Musing about resilient power systems – natural gas, NGL (propane) and nuclear
Widespread power outages stimulate me to intense bouts of thinking about building resilient power systems, both when they happen to me and when they happen to someone else. During the summer of 2012, during one of the hottest weeks of the year, we lost power for a little more than a week as a result of the derecho that knocked out power for millions of people from Ohio to the coast of Virginia.
That experience made me think deeply about ways to increase our personal ability to withstand external events. However, like many other long-term or expensive propositions, power outage preparations moved to the back burner until a couple of weeks ago, when we started to hear about Hurricane Sandy and its potential impact on the US east coast.
For a number of years, my wife and I have bandied about the idea of purchasing an emergency generator. I have resisted the subtle pressure for a number of reasons; I’m a cheapskate who hates the idea of investing a large amount of money into an asset that will almost never be used; I don’t like the effort associated with maintaining the system; I’m worried about the potential hazard of storing a substantial quantity of fuel; I do not like the noise and smells from the lower cost models; and I fully understand that running a generator for any length of time requires a continuing fuel supply effort.
I’ve had friends that smugly spoke about having a generator if the power goes out; I pointed them to the gas station line stories that often accompany hurricane sized power outages. Then there is the operational cost issue; with gasoline at $4.00 per gallon, each kilowatt hour produced will cost about $0.40-$0.50; running my home with a generator will cost close to $2.00 per hour in fuel alone.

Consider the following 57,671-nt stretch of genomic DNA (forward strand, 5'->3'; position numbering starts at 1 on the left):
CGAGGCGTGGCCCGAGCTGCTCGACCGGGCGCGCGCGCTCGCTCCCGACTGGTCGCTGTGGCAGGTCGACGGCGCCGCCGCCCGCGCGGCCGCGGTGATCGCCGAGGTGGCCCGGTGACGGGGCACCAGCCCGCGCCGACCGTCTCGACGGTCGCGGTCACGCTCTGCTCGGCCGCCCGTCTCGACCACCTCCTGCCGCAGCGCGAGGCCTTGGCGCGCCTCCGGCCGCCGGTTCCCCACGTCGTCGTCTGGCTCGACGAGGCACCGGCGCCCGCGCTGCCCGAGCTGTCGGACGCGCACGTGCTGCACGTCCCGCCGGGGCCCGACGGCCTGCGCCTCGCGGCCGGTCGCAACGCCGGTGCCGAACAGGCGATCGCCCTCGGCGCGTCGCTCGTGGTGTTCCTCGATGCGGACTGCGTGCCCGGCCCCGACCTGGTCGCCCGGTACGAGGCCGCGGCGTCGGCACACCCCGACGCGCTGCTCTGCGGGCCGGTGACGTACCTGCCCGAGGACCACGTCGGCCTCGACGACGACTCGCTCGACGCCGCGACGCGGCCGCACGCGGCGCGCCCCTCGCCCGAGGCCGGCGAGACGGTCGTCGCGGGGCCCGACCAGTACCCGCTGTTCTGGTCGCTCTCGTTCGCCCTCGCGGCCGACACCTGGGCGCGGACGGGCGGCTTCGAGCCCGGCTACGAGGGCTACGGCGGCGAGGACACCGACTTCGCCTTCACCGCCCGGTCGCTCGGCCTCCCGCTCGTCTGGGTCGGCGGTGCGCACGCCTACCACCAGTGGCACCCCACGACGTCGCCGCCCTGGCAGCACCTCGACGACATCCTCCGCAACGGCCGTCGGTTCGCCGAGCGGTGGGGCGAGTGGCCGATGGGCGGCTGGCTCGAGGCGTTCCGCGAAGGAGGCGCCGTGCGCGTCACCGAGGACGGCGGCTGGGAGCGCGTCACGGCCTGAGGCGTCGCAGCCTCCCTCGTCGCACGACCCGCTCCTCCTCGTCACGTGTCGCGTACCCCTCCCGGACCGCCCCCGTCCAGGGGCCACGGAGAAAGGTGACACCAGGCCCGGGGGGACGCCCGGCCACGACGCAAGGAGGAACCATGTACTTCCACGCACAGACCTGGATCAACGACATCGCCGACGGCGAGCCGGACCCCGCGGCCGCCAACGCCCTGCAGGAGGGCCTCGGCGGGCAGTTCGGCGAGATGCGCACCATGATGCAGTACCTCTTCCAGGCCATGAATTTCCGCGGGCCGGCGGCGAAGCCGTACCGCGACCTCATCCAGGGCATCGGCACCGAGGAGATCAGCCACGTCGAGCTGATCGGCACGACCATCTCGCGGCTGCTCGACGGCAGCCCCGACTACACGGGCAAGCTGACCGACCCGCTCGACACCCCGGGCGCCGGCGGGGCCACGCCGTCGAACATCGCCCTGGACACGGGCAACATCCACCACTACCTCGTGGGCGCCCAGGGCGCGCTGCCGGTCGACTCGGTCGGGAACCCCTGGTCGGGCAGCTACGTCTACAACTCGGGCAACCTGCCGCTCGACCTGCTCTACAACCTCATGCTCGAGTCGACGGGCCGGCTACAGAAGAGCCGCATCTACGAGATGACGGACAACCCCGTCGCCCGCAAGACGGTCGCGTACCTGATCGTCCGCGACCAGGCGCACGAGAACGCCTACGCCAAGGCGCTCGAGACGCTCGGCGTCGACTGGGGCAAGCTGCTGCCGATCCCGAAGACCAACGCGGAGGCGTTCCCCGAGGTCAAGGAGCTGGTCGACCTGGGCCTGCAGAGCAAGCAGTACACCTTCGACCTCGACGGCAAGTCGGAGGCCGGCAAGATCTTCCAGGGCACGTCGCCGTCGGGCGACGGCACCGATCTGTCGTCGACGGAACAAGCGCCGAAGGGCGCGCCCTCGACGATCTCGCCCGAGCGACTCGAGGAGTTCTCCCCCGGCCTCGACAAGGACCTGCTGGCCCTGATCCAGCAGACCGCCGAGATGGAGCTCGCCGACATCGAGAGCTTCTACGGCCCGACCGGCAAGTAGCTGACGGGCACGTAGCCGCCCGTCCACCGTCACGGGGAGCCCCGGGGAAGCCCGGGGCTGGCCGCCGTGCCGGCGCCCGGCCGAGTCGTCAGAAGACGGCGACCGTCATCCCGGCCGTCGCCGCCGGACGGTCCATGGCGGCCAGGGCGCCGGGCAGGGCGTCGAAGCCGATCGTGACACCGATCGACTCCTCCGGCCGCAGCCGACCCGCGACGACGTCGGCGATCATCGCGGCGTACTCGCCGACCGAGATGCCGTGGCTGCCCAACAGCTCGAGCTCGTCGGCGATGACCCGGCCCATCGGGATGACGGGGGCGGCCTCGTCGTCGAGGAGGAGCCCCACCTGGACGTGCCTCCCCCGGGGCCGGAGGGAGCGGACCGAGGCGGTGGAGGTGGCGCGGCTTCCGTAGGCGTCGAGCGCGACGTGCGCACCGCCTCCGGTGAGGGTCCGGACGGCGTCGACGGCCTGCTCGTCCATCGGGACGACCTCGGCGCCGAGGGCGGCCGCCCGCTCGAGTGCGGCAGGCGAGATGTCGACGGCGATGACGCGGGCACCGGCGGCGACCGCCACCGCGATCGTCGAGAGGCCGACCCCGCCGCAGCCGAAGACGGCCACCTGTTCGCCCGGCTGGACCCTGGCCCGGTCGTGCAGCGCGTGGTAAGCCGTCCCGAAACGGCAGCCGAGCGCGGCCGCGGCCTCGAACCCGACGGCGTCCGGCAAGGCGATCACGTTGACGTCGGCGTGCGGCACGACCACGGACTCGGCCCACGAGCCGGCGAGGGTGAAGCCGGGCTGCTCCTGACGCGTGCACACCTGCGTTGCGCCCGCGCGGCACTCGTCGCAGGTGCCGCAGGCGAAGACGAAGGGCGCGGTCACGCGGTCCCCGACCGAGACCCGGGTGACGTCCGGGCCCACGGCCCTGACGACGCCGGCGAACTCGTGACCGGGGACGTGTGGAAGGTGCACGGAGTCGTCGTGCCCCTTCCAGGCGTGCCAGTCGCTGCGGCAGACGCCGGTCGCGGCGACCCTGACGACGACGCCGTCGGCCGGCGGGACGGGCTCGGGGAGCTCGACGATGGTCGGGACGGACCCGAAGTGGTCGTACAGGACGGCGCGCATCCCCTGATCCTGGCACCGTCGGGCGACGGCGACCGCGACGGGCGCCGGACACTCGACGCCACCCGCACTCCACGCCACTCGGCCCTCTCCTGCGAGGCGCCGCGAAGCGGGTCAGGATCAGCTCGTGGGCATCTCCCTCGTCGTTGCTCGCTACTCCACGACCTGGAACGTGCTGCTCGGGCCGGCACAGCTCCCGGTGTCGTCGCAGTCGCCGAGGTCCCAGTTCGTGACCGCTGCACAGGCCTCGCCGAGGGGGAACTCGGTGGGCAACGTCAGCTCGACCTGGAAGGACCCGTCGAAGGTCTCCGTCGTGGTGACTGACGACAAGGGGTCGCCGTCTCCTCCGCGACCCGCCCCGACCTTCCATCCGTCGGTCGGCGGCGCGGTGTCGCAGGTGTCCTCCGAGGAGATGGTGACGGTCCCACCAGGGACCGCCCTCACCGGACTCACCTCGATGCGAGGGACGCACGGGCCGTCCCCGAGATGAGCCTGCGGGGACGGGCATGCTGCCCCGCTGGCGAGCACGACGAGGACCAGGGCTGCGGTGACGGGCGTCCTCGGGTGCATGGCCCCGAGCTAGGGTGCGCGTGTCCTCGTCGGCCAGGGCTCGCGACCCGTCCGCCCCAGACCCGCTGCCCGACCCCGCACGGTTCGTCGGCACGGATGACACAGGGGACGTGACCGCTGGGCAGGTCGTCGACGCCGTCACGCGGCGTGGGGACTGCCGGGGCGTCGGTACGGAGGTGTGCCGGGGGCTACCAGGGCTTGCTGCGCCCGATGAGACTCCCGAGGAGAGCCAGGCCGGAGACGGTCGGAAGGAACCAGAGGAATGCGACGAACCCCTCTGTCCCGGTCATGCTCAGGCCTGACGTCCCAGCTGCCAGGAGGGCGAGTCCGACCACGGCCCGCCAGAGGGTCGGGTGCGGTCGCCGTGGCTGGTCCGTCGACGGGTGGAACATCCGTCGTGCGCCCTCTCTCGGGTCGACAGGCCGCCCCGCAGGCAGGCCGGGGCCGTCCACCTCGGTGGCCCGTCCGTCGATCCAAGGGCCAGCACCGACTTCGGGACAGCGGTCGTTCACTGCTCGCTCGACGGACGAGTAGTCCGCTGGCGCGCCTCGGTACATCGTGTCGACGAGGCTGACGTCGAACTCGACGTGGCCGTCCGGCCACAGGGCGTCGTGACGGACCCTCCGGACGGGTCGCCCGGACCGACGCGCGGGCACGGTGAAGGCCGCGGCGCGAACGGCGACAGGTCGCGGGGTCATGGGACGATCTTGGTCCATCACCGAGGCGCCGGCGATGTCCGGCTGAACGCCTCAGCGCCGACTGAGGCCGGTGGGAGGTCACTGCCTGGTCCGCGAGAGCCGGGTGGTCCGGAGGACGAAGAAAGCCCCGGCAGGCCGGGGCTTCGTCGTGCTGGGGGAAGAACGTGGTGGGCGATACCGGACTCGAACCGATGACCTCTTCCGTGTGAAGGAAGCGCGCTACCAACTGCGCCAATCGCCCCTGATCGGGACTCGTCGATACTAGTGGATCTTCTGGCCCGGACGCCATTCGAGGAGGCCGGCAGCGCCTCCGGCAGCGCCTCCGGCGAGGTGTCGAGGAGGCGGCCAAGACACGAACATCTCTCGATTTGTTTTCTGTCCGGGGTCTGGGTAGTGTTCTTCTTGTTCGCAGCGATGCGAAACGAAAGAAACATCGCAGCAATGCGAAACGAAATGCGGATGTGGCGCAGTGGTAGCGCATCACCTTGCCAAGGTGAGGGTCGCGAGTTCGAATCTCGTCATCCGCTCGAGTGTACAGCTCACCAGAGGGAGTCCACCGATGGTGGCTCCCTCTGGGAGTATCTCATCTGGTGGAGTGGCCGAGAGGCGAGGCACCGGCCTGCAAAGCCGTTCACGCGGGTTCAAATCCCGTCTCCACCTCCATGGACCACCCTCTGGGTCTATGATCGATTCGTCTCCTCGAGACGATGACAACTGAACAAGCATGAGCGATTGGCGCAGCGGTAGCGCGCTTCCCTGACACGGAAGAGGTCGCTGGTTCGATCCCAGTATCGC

I’ve considered the diesel fuel option; it has some advantages over gasoline due to improved fuel efficiency and better storage characteristics, but home-sized diesel generators have cost, noise, pollution and smell issues that are worse than the ones associated with similar capacity gasoline generators. As a long time diesel car owner, I am also well aware that the current price per gallon differential between diesel and gasoline wipes out the fuel efficiency advantage.
In my investigations for alternatives, I’ve read about natural gas generators that avoid many of the issues associated with gasoline or diesel generators. The engines can be quieter than liquid fuel alternatives, they produce few pollutants other than CO2 and water vapor, the catalog listed sustained run times for natural gas generators are often 2-3 times as long as for the same engine burning gasoline and the fuel is cheap these days when compared to gasoline on a per unit heat basis. Perhaps best of all, natural gas generators can be connected directly to a pipe that takes care of most of the fuel supply problems.
There are a few issues, one of which is a deal killer for me – my neighborhood does not have any natural gas distribution lines. (As a matter of fact, in the dozen or so homes that I have occupied in the past 50 years only two or three were in a neighborhoods with a gas distribution system.) Another related issue is the fact that neighborhood distribution lines are limited in size; they are not designed to supply all of the homes with enough fuel to power generators. If a moderate portion of the homes on a system fired up generators, there would be fuel constraints caused by low pressure in the pipes.